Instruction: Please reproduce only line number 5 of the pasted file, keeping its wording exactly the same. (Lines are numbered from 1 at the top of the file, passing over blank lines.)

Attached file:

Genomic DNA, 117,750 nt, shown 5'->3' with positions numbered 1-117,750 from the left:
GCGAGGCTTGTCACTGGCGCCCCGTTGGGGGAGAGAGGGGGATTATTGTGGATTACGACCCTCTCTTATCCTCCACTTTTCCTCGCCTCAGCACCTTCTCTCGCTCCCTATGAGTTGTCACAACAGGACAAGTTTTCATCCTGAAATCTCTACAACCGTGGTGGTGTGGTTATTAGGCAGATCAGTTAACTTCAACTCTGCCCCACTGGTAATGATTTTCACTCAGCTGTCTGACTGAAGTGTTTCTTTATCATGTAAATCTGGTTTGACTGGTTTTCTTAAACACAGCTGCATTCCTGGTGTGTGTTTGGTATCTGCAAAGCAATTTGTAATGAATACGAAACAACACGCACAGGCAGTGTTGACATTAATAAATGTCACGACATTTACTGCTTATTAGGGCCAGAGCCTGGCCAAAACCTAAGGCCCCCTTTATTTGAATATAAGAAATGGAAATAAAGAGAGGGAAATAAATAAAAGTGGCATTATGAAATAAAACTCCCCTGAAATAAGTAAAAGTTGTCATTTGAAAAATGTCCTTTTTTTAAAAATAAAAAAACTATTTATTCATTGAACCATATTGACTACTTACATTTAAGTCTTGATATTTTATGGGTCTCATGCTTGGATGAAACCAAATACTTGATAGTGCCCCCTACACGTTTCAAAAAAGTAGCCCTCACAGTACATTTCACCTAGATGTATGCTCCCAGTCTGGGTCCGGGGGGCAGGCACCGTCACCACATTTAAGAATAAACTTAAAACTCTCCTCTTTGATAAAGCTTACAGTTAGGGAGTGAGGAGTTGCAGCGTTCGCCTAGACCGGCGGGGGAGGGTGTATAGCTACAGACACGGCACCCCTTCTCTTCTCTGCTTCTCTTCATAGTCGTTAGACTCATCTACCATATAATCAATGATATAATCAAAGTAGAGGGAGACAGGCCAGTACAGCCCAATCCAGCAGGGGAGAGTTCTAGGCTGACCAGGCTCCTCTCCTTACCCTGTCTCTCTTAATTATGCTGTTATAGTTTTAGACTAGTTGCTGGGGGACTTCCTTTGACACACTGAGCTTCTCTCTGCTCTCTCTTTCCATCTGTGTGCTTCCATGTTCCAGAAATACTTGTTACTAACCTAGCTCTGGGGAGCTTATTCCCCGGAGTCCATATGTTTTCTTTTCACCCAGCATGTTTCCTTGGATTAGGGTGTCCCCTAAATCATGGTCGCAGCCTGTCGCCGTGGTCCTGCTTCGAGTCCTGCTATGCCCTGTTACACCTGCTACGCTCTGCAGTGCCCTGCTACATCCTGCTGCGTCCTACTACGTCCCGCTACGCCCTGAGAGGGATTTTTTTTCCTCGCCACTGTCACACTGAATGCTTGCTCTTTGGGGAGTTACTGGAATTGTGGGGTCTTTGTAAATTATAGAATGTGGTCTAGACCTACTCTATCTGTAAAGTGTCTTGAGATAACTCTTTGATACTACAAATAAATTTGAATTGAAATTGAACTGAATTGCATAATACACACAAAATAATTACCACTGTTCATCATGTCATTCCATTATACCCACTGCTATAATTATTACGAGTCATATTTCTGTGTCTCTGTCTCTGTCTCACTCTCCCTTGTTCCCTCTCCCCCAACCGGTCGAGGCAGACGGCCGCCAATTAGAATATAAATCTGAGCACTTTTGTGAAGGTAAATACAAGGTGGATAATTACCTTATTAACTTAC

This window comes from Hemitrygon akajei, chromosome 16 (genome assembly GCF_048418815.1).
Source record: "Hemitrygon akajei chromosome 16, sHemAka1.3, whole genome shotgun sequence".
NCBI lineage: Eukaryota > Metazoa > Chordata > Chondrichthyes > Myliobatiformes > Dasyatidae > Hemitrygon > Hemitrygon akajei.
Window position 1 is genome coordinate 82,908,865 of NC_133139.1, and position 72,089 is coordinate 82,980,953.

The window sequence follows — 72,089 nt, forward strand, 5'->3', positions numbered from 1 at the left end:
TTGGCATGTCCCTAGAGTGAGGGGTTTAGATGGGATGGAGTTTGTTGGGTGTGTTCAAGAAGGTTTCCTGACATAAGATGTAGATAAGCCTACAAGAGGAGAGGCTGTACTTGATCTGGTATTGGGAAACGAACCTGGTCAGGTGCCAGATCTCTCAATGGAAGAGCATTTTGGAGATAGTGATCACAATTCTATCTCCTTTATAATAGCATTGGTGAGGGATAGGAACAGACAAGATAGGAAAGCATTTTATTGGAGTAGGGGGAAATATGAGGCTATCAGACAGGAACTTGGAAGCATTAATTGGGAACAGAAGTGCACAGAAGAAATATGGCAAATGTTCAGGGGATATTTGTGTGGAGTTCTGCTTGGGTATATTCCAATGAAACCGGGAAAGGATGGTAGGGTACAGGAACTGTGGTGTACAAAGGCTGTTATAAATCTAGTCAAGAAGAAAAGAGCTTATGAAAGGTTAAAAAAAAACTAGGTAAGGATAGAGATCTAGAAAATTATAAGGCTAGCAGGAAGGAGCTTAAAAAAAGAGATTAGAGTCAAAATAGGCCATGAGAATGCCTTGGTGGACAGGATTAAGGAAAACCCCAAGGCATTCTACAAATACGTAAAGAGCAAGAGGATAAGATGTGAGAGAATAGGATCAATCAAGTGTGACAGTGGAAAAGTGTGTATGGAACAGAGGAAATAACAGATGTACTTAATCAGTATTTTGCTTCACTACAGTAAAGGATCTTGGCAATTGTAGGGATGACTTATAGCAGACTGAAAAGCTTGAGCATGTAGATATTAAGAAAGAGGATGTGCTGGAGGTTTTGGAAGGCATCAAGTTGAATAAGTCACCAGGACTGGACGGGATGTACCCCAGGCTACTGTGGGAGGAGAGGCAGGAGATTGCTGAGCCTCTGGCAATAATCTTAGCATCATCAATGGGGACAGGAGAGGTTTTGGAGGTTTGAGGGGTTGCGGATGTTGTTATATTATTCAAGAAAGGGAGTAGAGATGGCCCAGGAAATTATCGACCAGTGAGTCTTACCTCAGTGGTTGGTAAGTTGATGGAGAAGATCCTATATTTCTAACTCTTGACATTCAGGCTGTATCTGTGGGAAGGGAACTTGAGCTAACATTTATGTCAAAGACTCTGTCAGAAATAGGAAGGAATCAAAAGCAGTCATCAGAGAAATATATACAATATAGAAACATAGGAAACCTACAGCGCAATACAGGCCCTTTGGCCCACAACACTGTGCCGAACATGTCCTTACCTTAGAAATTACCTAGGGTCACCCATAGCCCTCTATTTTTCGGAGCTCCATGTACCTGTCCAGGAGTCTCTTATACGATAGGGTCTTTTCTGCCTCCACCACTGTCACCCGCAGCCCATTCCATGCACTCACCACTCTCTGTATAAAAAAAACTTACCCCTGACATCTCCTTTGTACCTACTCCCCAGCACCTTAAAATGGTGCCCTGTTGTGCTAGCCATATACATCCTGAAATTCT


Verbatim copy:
NCBI lineage: Eukaryota > Metazoa > Chordata > Chondrichthyes > Myliobatiformes > Dasyatidae > Hemitrygon > Hemitrygon akajei.